Mr. Lewis does indeed address the psychological and social relationship that exists between plants and people, citing examples of co-transformation of the cityscape and the inhabitants of Chicago, New York and Boston as a result of a growing relationship between plants and people. He documents the advent of community gardens in the inner cities, and then correlates the clean-up of these neighborhoods with the presence of plants, or green nature, against the concrete backdrop. However, he achieves this in an anecdotal manner that is a "straightforward catalog of well-documented and tangible benefits...." Moreover, Mr. Lewis appears to have two voices: one is inspired by his own emotional connection with landscapes and plants in general; the other is dry, reediting an inventory of the various forms of plant therapy. Unfortunately for the reader, there is no integration of these voices.
He writes with inspired passion about the gardens and grounds of the Morton Arboretum in Lisle, Illinois. He worked there for many years studying the human perception of landscapes. His prose is quite lyrical at times, perhaps too lyrical as it gets in the way of his overall message that plants and people have an intricate relationship, and that, ultimately, we are dependent upon them for more than just food. The green "background" has been an important force in the evolution of our perception, and the manner in which we respond to our visual environment is inextricably linked to our biology as a result. Lewis is very convincing in this regard, citing his own research into the connection between the perception of landscapes and the emotional response of the study subjects. He covers this in Chapter Two, which is the best chapter in the book.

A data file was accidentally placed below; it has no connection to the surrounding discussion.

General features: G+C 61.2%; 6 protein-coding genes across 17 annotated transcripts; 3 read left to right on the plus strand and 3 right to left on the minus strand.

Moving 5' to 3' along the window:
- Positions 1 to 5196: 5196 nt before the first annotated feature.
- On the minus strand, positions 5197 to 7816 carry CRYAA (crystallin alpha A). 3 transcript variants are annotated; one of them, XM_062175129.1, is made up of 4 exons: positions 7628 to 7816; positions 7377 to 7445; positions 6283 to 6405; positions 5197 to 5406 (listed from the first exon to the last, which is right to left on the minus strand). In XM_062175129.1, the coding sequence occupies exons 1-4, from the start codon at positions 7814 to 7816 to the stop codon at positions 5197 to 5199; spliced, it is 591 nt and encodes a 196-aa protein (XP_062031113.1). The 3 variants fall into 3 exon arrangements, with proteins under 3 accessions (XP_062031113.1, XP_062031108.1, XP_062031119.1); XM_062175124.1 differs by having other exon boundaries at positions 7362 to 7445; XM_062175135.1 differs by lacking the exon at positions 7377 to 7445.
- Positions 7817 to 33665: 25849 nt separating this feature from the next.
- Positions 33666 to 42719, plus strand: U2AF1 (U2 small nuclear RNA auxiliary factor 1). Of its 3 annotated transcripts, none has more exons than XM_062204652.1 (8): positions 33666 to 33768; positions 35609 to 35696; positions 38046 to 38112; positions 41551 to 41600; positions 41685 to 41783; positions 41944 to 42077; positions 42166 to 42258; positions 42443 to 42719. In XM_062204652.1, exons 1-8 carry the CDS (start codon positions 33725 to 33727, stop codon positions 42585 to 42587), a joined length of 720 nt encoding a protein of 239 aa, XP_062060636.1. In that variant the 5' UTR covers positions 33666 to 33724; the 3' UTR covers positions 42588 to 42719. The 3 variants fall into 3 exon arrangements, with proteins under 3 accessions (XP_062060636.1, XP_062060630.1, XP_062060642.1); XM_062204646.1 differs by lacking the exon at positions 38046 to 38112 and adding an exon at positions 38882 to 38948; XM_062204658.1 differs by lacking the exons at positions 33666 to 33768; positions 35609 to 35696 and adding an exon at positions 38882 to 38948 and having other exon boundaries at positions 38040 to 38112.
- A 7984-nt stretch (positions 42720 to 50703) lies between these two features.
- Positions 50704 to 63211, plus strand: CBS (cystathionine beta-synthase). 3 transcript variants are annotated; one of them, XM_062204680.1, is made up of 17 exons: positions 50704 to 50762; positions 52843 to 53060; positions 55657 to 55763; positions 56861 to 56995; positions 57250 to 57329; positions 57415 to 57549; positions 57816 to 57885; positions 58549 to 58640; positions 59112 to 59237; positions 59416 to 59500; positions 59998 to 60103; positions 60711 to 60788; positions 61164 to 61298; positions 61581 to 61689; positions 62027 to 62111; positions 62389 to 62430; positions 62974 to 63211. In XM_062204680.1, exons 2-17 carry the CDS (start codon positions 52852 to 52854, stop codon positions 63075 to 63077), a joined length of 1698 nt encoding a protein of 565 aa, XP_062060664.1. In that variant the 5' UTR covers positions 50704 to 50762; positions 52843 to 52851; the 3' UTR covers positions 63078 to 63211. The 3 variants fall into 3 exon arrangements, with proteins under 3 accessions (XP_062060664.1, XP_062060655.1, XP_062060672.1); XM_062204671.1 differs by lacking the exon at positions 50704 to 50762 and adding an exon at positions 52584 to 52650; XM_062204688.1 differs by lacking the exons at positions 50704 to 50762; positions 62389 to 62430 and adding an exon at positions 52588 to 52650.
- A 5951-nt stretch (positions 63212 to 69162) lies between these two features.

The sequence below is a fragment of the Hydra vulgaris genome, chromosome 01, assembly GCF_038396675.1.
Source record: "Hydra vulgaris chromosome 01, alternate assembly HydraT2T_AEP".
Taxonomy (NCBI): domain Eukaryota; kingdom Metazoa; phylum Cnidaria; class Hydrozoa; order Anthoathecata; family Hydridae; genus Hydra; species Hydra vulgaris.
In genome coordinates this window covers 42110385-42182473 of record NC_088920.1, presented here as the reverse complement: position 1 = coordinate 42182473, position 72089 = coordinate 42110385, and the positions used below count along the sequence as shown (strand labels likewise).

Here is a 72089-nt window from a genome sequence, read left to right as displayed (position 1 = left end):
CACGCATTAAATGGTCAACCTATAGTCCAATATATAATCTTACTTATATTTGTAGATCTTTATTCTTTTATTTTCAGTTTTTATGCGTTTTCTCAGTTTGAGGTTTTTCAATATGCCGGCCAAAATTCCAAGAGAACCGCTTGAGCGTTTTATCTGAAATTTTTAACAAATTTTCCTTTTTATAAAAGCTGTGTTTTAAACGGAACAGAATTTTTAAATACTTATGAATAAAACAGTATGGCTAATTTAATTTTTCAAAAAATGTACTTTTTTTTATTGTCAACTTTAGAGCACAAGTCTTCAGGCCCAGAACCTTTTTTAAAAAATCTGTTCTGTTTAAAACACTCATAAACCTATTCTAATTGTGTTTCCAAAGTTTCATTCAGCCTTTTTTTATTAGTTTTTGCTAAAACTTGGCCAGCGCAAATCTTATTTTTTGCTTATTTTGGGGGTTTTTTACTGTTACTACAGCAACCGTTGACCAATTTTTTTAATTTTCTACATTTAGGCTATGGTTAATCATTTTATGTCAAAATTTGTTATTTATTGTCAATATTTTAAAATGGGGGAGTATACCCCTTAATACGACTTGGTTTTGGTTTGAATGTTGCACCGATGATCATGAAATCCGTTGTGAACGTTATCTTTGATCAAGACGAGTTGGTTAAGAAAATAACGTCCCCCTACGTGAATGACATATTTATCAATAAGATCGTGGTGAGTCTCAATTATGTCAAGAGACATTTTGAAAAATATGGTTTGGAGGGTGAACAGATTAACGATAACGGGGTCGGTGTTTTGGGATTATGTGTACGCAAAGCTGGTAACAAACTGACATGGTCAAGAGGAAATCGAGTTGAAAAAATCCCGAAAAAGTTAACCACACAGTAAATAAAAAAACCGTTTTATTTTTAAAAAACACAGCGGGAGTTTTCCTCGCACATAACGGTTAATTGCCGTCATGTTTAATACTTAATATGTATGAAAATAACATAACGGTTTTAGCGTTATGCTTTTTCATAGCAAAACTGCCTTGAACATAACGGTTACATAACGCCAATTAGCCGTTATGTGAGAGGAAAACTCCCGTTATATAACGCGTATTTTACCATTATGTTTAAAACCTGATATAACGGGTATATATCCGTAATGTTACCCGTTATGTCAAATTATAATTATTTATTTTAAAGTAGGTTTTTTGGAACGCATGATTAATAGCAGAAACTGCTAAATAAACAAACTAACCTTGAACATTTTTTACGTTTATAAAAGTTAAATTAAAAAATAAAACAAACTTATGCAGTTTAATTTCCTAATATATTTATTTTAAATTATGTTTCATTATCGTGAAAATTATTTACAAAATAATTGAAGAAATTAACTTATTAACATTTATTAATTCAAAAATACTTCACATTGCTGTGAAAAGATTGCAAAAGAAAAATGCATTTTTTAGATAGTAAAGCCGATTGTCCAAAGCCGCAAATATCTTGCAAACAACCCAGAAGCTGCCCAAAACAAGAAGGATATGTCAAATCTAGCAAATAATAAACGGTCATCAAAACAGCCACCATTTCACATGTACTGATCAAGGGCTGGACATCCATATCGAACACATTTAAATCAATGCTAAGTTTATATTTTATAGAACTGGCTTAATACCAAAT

I had hoped that this book would explore the intangible relationship that exists between man and plants in a manner that would elucidate the mystery, not deepen it. Ultimately, this book remains a catalog of the many ways in which human life is touched by and improved upon during interactions with the plant kingdom. - Pati Vitt, Dept. Ecology & Evolutionary Biology, U-43, University of Connecticut, Storrs, CT 06269
An Introduction to the Mathematics
of Biology. Edward K. Yeargers,
Ronald W. Shonkwiler, and James V. Herod, eds. 1996. ISBN 0-81763809-1
(cloth US$64.50) 417 pp. Birkhäuser, Boston Box 19386, Newark
An Introduction to the Mathematics of Biology. Edward K. Yeargers, Ronald W. Shonkwiler, and James V. Herod, eds. 1996. ISBN 0-81763809-1 (cloth US$64.50) 417 pp. Birkhäuser, Boston Box 19386, Newark NJ 07195-9386- Mathematics is a critical tool for understanding modern biological science. And, both students and experienced researchers are finding that the level of mathematical sophistication being used in all fields of biological science is growing explosively. Part of this increase in both the depth of use of mathematics and the level of sophistication of that use is the result of the power of modern desk top computers. And, computer algebra systems such as Mathematica, Maple, and S-Plus allow biologists to rapidly solve and graph the solutions to mathematical models which were once accessible only to specialists.
The authors of An Introduction to the Mathematics of Biology have exploited the Maple system in an effort to present some important mathematical models in biology and their solutions. The selection and organization of topics is generally good. The book begins with a description of the mathematical tools, including discussion of matrices, differential equations, statistics, and probability. The authors don't discuss difference equations, and, in relying on the mathematics of differential equations, fail to discuss some important topics such as oscillations and chaos in population growth. The description of exponential and logistic growth covers topics often omitted from other treatments, including error analysis in fitting data to an exponential.